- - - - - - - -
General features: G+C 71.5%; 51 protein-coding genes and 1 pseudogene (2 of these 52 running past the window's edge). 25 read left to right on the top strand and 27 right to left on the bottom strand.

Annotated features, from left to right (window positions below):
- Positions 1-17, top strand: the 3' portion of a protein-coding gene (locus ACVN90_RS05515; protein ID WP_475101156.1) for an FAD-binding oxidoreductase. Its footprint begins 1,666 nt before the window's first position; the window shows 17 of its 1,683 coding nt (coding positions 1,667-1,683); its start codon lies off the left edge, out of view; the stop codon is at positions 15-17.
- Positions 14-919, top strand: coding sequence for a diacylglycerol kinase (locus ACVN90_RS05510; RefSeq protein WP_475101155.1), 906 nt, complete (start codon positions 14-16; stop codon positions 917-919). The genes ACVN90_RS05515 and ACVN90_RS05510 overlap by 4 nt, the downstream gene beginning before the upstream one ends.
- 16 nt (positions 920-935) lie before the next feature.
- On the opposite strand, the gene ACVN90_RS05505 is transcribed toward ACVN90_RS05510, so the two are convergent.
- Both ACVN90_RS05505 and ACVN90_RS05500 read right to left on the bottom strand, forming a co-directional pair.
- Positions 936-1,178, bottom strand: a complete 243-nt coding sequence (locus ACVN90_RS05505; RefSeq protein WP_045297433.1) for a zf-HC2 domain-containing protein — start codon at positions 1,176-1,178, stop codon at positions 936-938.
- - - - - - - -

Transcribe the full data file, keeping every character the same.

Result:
General features: G+C 71.5%; 51 protein-coding genes and 1 pseudogene (2 of these 52 running past the window's edge). 25 read left to right on the top strand and 27 right to left on the bottom strand.

Annotated features, from left to right (window positions below):
- Positions 1-17, top strand: the 3' portion of a protein-coding gene (locus ACVN90_RS05515; protein ID WP_475101156.1) for an FAD-binding oxidoreductase. Its footprint begins 1,666 nt before the window's first position; the window shows 17 of its 1,683 coding nt (coding positions 1,667-1,683); its start codon lies off the left edge, out of view; the stop codon is at positions 15-17.
- Positions 14-919, top strand: coding sequence for a diacylglycerol kinase (locus ACVN90_RS05510; RefSeq protein WP_475101155.1), 906 nt, complete (start codon positions 14-16; stop codon positions 917-919). The genes ACVN90_RS05515 and ACVN90_RS05510 overlap by 4 nt, the downstream gene beginning before the upstream one ends.
- 16 nt (positions 920-935) lie before the next feature.
- On the opposite strand, the gene ACVN90_RS05505 is transcribed toward ACVN90_RS05510, so the two are convergent.
- Both ACVN90_RS05505 and ACVN90_RS05500 read right to left on the bottom strand, forming a co-directional pair.
- Positions 936-1,178, bottom strand: a complete 243-nt coding sequence (locus ACVN90_RS05505; RefSeq protein WP_045297433.1) for a zf-HC2 domain-containing protein — start codon at positions 1,176-1,178, stop codon at positions 936-938.